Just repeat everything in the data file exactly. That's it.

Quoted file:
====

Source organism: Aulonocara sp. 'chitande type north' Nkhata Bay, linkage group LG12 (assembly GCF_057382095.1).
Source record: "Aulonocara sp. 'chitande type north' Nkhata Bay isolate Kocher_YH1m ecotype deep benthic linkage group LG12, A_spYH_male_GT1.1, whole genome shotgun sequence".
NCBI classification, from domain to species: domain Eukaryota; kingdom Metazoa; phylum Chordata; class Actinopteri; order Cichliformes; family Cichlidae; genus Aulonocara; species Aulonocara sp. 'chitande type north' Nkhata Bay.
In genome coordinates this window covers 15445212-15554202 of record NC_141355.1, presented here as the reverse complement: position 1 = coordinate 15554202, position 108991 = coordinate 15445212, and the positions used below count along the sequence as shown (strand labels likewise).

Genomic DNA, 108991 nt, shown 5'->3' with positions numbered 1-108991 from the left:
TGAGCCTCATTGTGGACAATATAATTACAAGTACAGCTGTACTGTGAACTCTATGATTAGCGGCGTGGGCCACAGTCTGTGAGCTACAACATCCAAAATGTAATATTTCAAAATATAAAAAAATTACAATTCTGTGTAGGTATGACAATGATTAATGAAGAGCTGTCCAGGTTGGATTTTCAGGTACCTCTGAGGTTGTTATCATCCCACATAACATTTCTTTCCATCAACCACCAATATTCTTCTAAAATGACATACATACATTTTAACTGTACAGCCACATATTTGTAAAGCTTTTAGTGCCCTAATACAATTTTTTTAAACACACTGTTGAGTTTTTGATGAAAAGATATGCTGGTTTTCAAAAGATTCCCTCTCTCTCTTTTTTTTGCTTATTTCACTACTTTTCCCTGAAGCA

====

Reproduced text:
Source organism: Aulonocara sp. 'chitande type north' Nkhata Bay, linkage group LG12 (assembly GCF_057382095.1).
Source record: "Aulonocara sp. 'chitande type north' Nkhata Bay isolate Kocher_YH1m ecotype deep benthic linkage group LG12, A_spYH_male_GT1.1, whole genome shotgun sequence".
NCBI classification, from domain to species: domain Eukaryota; kingdom Metazoa; phylum Chordata; class Actinopteri; order Cichliformes; family Cichlidae; genus Aulonocara; species Aulonocara sp. 'chitande type north' Nkhata Bay.
In genome coordinates this window covers 15445212-15554202 of record NC_141355.1, presented here as the reverse complement: position 1 = coordinate 15554202, position 108991 = coordinate 15445212, and the positions used below count along the sequence as shown (strand labels likewise).

Genomic DNA, 108991 nt, shown 5'->3' with positions numbered 1-108991 from the left:
TGAGCCTCATTGTGGACAATATAATTACAAGTACAGCTGTACTGTGAACTCTATGATTAGCGGCGTGGGCCACAGTCTGTGAGCTACAACATCCAAAATGTAATATTTCAAAATATAAAAAAATTACAATTCTGTGTAGGTATGACAATGATTAATGAAGAGCTGTCCAGGTTGGATTTTCAGGTACCTCTGAGGTTGTTATCATCCCACATAACATTTCTTTCCATCAACCACCAATATTCTTCTAAAATGACATACATACATTTTAACTGTACAGCCACATATTTGTAAAGCTTTTAGTGCCCTAATACAATTTTTTTAAACACACTGTTGAGTTTTTGATGAAAAGATATGCTGGTTTTCAAAAGATTCCCTCTCTCTCTTTTTTTTGCTTATTTCACTACTTTTCCCTGAAGCA